Press clipping: Research
The findings of a major three-year research project funded by the Arts & Humanities Research Council are now available in a newly-published book from Earthscan, entitled Contested Common Land: Environmental Governance, past and present. The project, a partnership between the Department and Newcastle Law School, explored the management of common land in England and Wales, past and present, focusing on case studies of commons in Cumbria, Yorkshire, mid-Wales and Norfolk.
The historical research was undertaken here at Lancaster by Angus Winchester and Eleanor Straughton, working closely with environmental lawyers, Chris Rodgers and Margherita Pieraccini of Newcastle Law School. The new book has been described by Professor Stephen Daniels, Director of the AHRC Landscape and Environment Programme, as 'collaborative, multi-disciplinary landscape research at its finest: field and archival, contemporary and historical, comparative and local, scholarly and publically engaged. Both rigorous and imaginative, the book shines a new light on English and Welsh commons and the landscape more widely'. Endorsing the book, the Nobel prizewinning economist Elinor Ostrom reinforces the importance of historical research in environmental issues: 'For sustainability questions we have to study more systems over time as this important collection of studies illustrates', she writes.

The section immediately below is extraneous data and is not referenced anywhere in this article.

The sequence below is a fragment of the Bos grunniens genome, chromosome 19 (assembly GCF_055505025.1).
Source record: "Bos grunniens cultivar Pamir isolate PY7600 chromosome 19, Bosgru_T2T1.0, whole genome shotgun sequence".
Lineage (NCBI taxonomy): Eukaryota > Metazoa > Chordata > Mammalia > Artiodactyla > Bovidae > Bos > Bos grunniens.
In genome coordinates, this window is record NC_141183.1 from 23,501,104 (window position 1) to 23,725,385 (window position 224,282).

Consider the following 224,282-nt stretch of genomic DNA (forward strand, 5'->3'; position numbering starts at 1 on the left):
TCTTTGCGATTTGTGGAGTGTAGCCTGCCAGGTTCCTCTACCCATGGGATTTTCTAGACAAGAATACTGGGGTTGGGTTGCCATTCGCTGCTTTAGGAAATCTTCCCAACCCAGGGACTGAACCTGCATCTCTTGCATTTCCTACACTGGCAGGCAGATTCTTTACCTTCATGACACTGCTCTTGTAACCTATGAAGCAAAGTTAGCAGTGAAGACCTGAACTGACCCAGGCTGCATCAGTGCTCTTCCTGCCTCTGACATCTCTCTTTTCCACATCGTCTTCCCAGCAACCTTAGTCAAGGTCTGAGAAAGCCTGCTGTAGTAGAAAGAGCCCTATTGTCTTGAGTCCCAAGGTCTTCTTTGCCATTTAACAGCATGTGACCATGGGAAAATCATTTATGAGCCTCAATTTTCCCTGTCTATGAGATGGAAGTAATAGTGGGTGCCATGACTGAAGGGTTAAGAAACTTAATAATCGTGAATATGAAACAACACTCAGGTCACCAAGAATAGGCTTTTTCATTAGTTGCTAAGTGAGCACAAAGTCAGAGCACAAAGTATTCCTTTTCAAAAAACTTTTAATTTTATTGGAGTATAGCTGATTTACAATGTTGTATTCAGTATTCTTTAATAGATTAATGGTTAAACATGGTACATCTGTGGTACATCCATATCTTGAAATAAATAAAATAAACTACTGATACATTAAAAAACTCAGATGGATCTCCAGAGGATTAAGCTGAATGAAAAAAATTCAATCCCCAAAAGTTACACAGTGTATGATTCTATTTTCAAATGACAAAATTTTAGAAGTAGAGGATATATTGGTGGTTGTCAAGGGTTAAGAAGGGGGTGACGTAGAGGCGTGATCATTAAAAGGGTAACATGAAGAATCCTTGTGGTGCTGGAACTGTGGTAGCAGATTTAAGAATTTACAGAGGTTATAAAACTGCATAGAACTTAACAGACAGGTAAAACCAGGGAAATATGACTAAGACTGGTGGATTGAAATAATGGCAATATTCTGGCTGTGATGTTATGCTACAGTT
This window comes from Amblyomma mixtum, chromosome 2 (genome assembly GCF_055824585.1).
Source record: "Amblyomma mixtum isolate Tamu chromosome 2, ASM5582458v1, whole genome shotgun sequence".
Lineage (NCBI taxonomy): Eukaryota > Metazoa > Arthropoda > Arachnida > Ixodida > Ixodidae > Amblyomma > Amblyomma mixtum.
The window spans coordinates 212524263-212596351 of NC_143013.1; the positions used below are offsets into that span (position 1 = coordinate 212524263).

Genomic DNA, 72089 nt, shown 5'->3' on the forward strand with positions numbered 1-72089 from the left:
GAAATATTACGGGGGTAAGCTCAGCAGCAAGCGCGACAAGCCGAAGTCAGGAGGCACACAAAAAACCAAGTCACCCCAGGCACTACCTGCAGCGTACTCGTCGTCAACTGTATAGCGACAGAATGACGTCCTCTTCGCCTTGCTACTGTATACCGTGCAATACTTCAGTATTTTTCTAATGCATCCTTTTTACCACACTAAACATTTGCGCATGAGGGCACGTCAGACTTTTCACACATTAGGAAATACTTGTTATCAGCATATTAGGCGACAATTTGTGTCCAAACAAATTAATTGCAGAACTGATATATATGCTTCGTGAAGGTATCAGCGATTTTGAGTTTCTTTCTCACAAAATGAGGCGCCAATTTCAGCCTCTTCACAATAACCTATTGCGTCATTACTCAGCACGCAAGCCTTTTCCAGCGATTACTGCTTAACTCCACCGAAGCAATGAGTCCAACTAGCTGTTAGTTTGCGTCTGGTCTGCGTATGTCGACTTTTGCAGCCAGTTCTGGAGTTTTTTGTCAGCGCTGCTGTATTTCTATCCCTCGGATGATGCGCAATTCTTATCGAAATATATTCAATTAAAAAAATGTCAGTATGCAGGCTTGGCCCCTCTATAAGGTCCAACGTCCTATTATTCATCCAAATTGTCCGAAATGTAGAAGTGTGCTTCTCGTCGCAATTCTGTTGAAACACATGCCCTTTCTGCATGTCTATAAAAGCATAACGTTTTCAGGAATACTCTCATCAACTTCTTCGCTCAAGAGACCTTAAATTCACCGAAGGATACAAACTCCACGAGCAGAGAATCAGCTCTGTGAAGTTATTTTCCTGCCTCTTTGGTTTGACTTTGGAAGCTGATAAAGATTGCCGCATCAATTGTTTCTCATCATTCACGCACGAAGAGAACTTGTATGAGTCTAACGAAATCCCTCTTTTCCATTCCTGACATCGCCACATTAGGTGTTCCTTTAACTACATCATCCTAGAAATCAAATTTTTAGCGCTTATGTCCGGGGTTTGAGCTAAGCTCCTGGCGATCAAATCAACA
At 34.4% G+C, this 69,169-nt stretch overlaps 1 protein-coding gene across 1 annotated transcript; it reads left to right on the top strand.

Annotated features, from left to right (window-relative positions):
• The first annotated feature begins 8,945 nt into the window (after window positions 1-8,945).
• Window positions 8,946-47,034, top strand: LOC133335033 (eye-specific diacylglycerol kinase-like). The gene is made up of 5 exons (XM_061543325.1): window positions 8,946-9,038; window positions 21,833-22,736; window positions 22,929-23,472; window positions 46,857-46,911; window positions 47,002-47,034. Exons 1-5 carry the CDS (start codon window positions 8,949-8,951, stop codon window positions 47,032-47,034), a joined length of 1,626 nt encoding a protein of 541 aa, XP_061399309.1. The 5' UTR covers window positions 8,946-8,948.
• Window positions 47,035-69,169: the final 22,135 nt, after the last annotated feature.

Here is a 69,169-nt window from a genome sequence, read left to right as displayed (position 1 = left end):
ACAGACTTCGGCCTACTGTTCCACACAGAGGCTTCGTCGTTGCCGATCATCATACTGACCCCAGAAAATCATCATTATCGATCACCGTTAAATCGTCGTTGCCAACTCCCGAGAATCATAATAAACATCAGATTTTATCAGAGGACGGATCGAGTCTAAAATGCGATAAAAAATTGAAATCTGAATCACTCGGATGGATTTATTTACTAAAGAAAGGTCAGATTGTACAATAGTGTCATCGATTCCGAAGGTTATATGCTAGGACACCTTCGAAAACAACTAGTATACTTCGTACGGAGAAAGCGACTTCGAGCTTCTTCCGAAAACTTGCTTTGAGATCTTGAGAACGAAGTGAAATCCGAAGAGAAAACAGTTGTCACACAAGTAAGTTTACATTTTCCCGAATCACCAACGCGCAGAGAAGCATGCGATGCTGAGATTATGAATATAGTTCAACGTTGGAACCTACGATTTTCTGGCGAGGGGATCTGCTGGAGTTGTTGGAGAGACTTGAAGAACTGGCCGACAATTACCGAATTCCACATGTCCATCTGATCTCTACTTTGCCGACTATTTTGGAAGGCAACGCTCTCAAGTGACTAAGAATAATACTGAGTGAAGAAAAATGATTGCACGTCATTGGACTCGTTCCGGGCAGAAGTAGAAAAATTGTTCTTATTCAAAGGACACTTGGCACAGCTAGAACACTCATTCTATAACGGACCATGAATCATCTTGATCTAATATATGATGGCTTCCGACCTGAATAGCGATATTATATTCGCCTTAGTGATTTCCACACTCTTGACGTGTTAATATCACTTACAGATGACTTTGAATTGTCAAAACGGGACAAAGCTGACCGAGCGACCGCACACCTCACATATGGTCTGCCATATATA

Further details of the project will be found on the project website.